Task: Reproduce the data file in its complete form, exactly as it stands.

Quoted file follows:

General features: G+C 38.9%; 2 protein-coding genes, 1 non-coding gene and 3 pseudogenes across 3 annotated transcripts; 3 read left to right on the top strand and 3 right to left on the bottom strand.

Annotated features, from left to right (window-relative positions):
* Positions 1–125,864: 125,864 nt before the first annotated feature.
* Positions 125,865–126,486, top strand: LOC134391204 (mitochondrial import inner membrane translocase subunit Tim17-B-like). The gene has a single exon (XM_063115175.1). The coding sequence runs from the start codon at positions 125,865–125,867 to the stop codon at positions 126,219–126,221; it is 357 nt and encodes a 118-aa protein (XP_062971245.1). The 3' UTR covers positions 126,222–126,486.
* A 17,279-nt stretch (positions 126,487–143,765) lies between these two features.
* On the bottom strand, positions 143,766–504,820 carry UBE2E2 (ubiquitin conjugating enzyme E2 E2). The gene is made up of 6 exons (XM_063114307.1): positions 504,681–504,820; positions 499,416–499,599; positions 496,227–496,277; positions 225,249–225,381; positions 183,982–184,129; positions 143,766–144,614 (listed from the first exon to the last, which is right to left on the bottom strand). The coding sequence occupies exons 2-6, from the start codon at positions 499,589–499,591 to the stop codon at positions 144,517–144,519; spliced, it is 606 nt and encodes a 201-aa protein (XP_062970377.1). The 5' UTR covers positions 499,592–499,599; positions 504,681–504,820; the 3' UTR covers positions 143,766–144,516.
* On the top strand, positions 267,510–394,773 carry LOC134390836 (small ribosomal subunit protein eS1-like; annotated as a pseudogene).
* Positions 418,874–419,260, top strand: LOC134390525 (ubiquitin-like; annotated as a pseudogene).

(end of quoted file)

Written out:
General features: G+C 38.9%; 2 protein-coding genes, 1 non-coding gene and 3 pseudogenes across 3 annotated transcripts; 3 read left to right on the top strand and 3 right to left on the bottom strand.

Annotated features, from left to right (window-relative positions):
* Positions 1–125,864: 125,864 nt before the first annotated feature.
* Positions 125,865–126,486, top strand: LOC134391204 (mitochondrial import inner membrane translocase subunit Tim17-B-like). The gene has a single exon (XM_063115175.1). The coding sequence runs from the start codon at positions 125,865–125,867 to the stop codon at positions 126,219–126,221; it is 357 nt and encodes a 118-aa protein (XP_062971245.1). The 3' UTR covers positions 126,222–126,486.
* A 17,279-nt stretch (positions 126,487–143,765) lies between these two features.
* On the bottom strand, positions 143,766–504,820 carry UBE2E2 (ubiquitin conjugating enzyme E2 E2). The gene is made up of 6 exons (XM_063114307.1): positions 504,681–504,820; positions 499,416–499,599; positions 496,227–496,277; positions 225,249–225,381; positions 183,982–184,129; positions 143,766–144,614 (listed from the first exon to the last, which is right to left on the bottom strand). The coding sequence occupies exons 2-6, from the start codon at positions 499,589–499,591 to the stop codon at positions 144,517–144,519; spliced, it is 606 nt and encodes a 201-aa protein (XP_062970377.1). The 5' UTR covers positions 499,592–499,599; positions 504,681–504,820; the 3' UTR covers positions 143,766–144,516.
* On the top strand, positions 267,510–394,773 carry LOC134390836 (small ribosomal subunit protein eS1-like; annotated as a pseudogene).
* Positions 418,874–419,260, top strand: LOC134390525 (ubiquitin-like; annotated as a pseudogene).